(AP) -- Babies squirmed and wailed as needles plunged into their chubby thighs at a public health clinic on the outskirts of Hanoi on Friday. Like little ones everywhere, the reaction to the sting was never pretty.
Starting next year an extra 6.3 million children worldwide will have the chance to feel that pinch and get vaccinated against some of the world's deadliest illnesses, according to the GAVI Alliance, a global vaccine partnership that helped organize the Hanoi event.
The funding will come from a drop in the price of the one-shot vaccine that safeguards against five infectious diseases to below $3 a dose, nearly 50 cents cheaper than this year, the alliance said.
It has been able to negotiate cheaper vaccine prices through competition created by rising demand for the shots. About half of the vaccines purchased by the alliance were produced in developing countries such as India.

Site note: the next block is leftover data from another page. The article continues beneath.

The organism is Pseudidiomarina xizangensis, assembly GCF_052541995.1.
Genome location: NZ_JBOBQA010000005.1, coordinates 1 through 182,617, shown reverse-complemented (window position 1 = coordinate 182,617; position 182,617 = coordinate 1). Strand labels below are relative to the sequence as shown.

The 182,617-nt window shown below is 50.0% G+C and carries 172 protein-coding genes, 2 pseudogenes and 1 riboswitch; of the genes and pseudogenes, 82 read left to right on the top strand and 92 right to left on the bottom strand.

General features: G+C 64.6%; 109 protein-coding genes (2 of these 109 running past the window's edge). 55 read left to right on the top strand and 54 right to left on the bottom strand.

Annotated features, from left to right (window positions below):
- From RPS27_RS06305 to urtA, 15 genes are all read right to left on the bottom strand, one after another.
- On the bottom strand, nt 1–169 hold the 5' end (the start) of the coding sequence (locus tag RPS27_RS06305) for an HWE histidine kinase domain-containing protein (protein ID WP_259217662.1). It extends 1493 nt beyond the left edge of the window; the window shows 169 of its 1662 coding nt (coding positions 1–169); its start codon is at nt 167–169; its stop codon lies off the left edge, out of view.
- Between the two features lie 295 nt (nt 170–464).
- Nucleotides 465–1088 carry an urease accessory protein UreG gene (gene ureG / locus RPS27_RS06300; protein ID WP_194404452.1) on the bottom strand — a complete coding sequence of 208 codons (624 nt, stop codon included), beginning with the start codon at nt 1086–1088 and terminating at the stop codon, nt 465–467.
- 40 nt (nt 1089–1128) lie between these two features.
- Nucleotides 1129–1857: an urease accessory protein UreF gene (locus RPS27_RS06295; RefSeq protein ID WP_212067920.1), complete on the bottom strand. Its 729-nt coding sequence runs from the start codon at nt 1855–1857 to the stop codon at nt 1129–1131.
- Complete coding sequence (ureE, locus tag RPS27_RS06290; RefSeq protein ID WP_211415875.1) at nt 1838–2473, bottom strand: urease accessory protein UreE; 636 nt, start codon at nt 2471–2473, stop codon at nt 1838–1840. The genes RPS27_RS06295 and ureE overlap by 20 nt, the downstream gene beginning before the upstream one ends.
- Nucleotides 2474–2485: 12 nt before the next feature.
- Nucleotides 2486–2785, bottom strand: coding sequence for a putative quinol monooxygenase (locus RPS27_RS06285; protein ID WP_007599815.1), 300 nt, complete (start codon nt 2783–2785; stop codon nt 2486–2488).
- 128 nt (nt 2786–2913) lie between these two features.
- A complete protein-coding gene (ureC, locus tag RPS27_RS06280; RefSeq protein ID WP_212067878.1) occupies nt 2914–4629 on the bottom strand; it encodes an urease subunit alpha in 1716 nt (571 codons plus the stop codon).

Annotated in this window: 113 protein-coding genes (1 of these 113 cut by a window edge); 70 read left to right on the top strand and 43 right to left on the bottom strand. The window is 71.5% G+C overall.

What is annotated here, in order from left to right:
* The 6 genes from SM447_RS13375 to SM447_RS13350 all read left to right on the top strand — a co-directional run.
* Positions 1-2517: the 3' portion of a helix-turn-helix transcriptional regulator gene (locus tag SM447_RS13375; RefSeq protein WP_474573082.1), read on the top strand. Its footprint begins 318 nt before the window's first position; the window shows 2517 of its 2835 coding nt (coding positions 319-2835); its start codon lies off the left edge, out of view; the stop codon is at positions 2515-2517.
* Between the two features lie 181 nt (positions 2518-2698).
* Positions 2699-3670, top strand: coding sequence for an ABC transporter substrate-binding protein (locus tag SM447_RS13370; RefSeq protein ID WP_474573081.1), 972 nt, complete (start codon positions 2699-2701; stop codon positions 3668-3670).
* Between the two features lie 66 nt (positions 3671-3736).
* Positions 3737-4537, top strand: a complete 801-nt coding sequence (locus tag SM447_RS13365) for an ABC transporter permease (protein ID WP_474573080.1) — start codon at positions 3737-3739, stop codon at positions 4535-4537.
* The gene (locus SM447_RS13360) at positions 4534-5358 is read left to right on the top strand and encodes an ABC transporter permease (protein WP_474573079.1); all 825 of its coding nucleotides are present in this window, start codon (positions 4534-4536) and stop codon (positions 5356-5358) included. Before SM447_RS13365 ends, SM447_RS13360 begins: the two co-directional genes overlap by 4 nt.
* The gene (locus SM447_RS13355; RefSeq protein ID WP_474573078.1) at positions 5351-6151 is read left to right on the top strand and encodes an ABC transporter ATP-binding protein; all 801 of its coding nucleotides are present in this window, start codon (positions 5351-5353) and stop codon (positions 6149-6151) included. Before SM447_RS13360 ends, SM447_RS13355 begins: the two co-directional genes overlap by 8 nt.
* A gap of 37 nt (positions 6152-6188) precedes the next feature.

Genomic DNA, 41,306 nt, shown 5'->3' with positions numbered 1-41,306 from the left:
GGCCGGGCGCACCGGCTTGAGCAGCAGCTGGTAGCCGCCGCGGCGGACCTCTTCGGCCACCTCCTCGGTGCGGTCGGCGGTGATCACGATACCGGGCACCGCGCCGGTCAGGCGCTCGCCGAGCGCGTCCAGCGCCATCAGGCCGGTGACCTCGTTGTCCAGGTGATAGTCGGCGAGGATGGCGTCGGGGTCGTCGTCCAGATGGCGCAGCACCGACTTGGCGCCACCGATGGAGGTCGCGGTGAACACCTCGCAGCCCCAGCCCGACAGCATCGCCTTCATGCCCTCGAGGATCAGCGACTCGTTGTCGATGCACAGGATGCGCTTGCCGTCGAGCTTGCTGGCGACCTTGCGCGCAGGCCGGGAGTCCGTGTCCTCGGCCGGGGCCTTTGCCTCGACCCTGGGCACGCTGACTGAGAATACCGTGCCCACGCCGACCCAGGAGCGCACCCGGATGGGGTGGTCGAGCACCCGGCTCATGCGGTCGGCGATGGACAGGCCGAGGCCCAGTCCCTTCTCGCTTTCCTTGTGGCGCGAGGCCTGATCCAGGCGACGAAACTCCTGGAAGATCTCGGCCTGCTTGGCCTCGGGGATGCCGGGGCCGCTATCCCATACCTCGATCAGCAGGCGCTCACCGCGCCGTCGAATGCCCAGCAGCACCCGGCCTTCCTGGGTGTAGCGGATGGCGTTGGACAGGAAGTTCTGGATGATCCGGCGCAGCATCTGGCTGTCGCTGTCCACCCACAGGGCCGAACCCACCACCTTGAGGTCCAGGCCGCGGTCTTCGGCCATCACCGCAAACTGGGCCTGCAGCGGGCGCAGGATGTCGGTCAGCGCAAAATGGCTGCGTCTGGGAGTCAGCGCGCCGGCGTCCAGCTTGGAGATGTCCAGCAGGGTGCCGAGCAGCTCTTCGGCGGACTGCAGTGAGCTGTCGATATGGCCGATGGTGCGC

"We know that immunization will start children having healthy lives," former Irish President Mary Robinson, board chair of the alliance, said as she watched the babies being immunized in Hanoi's Tan Hong Commune Heath Center. "We also know that, unfortunately, in the world there are ... children who don't get any vaccines so they die early. It is tragic because we can prevent it."
As a result of not receiving routine vaccinations, about 2 million children die annually.
The pentavalent vaccine protects against diphtheria, tetanus, pertussis, pneumonia, hepatitis B and Hib, which causes meningitis and pneumonia.
The GAVI Alliance, with partners ranging from U.N. agencies to the Bill & Melinda Gates Foundation, has vaccinated about 256 million poor children since 2000.
©2009 The Associated Press. All rights reserved. This material may not be published, broadcast, rewritten or redistributed.
Explore further: Two US states order tough Ebola quarantine rules